Tandy Corporation, Plaintiff-appellant, v. Malone & Hyde, Inc., Defendant-appellee, 777 F.2d 1130 (6th Cir. 1985)

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US Court of Appeals for the Sixth Circuit - 777 F.2d 1130 (6th Cir. 1985) Nov. 26, 1985

Before MERRITT and CONTIE, Circuit Judges, and KINNEARY,*  district judge.


Counsel for defendant has filed a strongly worded en banc petition criticizing the Court with a heavy hand for adopting "with great fanfare," according to the petition, the principle that the law presumes that in a suit in equity for trademark infringement the laches period will be the limitations period otherwise applicable to an analogous action at law, absent extraordinary circumstances. The cases cited by defendant do not stand for a contrary proposition. For example, this Court's two opinions in TWM Mfg. Co. v. Dura Corp., reported at 592 F.2d 346 (1979), and 722 F.2d 1261, 1268 (1983), support the principle adopted in the instant case rather than a contrary principle as claimed by defendants in the petition. In Dura we called the bar's attention to the "normal equitable practice which considers the passage of time equivalent to a comparable statute of limitations as presumptive of laches," 592 F.2d at 348. We also said, "to defeat prospective relief, Dura must prove the elements of equitable estoppel," 722 F.2d at 1268.

Among the cases which actually meet and discuss the question of the effect of an analogous legal limitations period on laches, the Court finds no case which rejects the principle adopted. Counsel suggests no alternative principle other than leaving the cutoff period to the complete discretion of the trial court. For good reason, the law does not favor subjective judgments of this type incapable of review.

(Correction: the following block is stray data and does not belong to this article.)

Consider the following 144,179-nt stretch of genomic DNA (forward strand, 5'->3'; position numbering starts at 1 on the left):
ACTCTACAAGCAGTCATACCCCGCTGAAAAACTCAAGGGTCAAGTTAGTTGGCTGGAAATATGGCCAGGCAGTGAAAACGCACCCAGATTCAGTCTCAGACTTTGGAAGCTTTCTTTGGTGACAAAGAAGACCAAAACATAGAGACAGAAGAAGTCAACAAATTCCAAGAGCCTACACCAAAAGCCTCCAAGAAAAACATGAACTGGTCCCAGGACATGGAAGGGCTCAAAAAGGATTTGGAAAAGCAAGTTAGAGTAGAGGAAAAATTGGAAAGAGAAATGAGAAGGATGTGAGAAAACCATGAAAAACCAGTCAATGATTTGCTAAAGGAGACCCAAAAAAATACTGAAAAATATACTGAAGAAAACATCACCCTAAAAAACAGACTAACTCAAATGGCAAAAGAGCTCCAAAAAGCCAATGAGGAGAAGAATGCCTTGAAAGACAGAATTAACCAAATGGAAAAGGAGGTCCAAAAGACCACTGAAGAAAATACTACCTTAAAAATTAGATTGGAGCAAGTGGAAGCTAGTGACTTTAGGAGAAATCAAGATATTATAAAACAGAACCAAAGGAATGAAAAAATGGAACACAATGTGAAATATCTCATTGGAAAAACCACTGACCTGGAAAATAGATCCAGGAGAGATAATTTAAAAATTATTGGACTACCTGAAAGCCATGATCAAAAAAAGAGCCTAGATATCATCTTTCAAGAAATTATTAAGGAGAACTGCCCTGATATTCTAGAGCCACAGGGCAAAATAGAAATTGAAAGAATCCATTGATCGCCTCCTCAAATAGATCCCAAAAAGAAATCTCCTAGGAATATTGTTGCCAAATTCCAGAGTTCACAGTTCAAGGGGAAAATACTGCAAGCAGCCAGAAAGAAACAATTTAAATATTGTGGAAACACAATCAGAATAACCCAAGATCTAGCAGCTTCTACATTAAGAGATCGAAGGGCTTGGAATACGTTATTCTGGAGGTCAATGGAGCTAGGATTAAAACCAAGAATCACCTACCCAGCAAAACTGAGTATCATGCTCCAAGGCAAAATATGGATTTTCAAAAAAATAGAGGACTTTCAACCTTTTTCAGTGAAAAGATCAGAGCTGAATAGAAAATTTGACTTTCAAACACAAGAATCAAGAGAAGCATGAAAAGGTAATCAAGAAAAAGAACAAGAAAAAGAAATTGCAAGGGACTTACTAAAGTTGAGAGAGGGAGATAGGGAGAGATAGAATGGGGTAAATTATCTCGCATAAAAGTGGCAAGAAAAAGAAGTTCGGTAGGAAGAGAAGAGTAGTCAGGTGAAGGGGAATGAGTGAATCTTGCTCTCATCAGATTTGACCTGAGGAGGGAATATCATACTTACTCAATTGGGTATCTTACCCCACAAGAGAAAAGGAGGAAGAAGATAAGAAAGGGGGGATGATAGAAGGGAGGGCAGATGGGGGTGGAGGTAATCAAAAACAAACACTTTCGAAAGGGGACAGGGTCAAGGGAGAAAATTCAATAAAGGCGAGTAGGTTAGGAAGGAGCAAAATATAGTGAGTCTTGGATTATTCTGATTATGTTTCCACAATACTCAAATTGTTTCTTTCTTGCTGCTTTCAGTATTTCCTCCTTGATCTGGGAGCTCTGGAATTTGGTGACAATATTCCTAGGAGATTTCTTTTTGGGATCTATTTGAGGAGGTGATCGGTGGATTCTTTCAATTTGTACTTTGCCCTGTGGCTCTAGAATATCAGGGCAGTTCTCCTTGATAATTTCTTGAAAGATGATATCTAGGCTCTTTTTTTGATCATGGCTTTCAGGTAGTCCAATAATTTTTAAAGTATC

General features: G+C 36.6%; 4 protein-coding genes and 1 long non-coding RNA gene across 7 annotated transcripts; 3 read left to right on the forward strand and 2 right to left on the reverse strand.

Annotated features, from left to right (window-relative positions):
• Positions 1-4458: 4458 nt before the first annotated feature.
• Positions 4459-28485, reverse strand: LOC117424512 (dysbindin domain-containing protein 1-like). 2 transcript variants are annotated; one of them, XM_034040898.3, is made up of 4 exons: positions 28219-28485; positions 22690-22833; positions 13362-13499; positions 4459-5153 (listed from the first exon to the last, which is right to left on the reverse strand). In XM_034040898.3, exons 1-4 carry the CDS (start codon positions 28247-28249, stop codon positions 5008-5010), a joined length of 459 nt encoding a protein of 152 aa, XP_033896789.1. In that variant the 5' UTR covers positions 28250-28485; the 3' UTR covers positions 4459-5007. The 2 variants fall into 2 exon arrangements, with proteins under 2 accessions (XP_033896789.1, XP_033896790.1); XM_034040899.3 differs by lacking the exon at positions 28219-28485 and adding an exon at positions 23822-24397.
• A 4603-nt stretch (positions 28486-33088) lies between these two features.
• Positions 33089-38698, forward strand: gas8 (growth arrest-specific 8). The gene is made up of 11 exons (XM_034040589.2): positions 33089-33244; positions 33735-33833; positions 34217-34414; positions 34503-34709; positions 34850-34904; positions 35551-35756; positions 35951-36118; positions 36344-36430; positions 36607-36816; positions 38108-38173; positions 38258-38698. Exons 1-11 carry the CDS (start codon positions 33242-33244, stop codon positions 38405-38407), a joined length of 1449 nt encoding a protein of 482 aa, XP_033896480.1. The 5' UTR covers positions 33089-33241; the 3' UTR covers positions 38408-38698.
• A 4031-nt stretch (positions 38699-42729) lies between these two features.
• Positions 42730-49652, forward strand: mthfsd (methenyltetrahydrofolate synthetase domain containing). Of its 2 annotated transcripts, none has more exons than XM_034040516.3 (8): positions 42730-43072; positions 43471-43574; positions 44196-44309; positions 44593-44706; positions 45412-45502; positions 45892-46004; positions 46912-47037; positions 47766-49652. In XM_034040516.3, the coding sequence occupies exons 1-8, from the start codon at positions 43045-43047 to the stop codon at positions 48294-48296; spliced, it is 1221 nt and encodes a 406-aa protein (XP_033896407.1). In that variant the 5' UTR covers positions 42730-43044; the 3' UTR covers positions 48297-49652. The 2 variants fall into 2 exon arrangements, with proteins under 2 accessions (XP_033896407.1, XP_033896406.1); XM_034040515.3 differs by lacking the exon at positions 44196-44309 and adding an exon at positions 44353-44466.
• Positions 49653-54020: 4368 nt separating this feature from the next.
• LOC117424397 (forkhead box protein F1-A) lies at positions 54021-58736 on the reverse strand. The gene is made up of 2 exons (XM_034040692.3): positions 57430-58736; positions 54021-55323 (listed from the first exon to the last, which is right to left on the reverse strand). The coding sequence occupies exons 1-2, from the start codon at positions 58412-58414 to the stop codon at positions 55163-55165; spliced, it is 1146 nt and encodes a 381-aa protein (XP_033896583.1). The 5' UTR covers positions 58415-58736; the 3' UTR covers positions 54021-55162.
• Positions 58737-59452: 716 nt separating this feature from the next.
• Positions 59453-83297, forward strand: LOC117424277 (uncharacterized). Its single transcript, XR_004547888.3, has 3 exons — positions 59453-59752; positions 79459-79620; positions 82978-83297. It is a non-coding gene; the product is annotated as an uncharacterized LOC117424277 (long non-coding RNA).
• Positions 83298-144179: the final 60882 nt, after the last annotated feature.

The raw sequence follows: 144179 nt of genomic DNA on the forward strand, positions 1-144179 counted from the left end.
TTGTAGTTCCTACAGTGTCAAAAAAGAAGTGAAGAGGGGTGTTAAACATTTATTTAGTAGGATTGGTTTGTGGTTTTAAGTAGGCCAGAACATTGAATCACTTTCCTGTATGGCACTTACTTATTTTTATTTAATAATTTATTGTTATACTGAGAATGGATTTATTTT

The petition also criticizes the Court for not giving sufficient weight to the claim that defendant is a large company which has invested large amounts of capital to open new stores across the country under the challenged trade name. The defendant argues that these large expenditures of capital, together with the 32 months delay, should be sufficient to invoke laches.

Equity does not normally favor the wealthy or those who can make large investments over those whose investments are small. The expenditure of large sums of money to appropriate another's trade name is no more justifiable in the eyes of the law than the expenditure of small sums to appropriate another's trade name. The law does not permit a court to refuse to reach the merits of a case by applying laches because a party is capable of spending large sums in the pursuit of the course of conducts that is alleged to constitute the wrong.

In addition, if on the merits it should be determined that the defendant has appropriated plaintiff's trade name, defendant will not necessarily lose its investment as defendant suggests. A simple change of name is a possible remedy. Such a remedy should not produce any substantial waste of economic resources already invested by the defendant. Therefore, defendant's invested capital argument is not entitled to much weight.

Therefore, as previously pointed out in the Court's opinion, 769 F.2d 362, the defendant's laches argument must fail and the case must be remanded to the District Court for further trial proceedings.

A majority of the court having not voted in favor of an en banc rehearing, the petition for rehearing has been referred to the hearing panel for disposition.

Upon consideration, it is ORDERED that the petition for rehearing be and hereby is denied.


The Honorable Joseph P. Kinneary, Judge, United States District Court for the Southern District of Ohio, sitting by designation